Jan. 31, 2012 -- The Associated Press released a photo today of the cover to the WatchmenTPB with the following information:

 

"In this image released by DC Entertainment, the cover of "Watchmen," a graphic novel, is shown. DC Entertainment is launching seven miniseries this summer that will focus on the characters made famous by Alan Moore and Dave Gibbons in their 1986-987 12-issue maxi-series "Watchmen," which has gone on to become one of DC's best-selling graphic novels. (AP Photo/DC Entertainment)"

 

The Associated Press wire service has no stories attached to this photo as of 5:15 EST. I'll post more when I know more.

 

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Oddly Dave Gibbons has no problem with this arrangement nor is he clamoring for rights.

Rob Liefield may own Supreme but he can't make a movie about him without his inspiration in full view!

Principles are wonderful but Moore could be providing his children, grandchildren and even great grandchildren with a very comfortable lifestyle and a secure future. Or he could have taken the money and donated it to charity. Or started a scholarship. Or whatever good thing he could think of. It is in very questionable taste to refuse money in this economy where people are struggling to earn mininal wage. But he would rather be bitter and act above it all. Hopefully he and his family will never be in a position where they would really need the money!

All so he could market a Watchmen game or action figures himself.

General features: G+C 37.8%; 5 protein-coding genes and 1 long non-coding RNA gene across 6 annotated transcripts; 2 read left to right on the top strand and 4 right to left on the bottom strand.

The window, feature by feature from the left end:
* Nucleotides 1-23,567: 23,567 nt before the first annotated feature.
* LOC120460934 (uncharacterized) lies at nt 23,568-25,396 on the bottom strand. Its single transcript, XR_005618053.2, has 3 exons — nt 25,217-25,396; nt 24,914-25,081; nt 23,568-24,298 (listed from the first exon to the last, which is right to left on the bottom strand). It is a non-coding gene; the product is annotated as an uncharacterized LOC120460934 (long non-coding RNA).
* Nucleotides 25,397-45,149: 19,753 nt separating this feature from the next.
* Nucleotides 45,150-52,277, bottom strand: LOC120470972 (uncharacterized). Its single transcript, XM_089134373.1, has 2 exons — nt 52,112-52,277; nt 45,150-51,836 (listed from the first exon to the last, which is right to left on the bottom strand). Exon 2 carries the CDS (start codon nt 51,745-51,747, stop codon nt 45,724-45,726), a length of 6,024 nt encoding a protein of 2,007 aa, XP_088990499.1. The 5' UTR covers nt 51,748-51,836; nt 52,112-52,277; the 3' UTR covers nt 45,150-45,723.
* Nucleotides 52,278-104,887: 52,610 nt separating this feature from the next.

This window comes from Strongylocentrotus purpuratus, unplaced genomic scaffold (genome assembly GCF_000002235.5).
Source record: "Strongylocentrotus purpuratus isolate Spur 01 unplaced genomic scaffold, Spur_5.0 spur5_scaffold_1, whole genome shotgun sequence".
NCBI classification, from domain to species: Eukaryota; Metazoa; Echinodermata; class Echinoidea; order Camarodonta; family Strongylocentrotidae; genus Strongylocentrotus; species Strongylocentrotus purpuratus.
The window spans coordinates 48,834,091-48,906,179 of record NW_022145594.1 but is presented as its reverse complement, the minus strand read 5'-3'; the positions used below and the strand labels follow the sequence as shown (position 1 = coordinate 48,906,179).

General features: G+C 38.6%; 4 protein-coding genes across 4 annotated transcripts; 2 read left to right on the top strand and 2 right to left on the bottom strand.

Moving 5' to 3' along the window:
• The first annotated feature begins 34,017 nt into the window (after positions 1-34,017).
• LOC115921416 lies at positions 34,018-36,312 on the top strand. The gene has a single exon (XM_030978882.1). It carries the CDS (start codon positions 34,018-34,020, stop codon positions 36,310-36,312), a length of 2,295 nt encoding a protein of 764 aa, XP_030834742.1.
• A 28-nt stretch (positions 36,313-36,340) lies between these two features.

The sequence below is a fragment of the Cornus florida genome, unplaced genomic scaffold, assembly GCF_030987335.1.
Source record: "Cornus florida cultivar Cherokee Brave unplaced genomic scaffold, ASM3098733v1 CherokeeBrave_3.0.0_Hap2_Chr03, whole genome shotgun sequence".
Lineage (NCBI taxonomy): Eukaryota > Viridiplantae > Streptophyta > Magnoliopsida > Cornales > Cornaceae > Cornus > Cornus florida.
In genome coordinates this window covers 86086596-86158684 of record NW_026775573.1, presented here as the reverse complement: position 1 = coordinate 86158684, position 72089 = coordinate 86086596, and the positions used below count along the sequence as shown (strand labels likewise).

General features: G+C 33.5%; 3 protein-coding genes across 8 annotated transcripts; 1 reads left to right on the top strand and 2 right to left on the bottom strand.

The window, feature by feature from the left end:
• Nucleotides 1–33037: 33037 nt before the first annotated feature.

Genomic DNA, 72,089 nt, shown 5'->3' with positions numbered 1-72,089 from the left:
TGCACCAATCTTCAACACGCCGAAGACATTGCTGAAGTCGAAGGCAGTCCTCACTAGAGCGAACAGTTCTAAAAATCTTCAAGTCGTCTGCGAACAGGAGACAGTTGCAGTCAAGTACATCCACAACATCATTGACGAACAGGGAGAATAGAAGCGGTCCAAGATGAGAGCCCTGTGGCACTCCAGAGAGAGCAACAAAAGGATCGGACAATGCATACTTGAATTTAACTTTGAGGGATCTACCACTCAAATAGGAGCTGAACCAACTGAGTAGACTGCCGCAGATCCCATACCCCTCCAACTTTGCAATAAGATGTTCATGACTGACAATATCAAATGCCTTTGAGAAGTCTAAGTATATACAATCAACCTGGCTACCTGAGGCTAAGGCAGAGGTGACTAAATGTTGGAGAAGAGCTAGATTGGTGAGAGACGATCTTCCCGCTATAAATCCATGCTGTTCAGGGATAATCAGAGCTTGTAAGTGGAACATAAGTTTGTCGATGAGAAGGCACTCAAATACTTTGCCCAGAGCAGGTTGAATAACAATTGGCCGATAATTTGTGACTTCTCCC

Strooth - I have my own ideas of what happened after the end of Watchmen, and I always figured that everyone else that ever read it did, too. As for the prequels - I suspect that that they're probably not going to be all that amazing, I'll most likely make a decision on the day as to whether to pick them up or not.  As for the creator's rights, on the one hand, I can understand a creator feeling proprietorial about his creations - I'm sure I'd feel the same way if I'd ever created anything original and interesting.  On the other hand, he was dealing with the outfit that had Superman off of Siegel and Shuster for twenty-five bucks and a sandwich, he should've known what to expect.

"Strooth - I have my own ideas of what happened after the end of Watchmen, and I always figured that everyone else that ever read it did, too."

That's exactly my point.

I still have my doubts about all of this.  It is like someone taking Van Gogh's "Starry Night" and trying to make another version of it.  Whatever follows it is nothing more than a pale imitation of the original.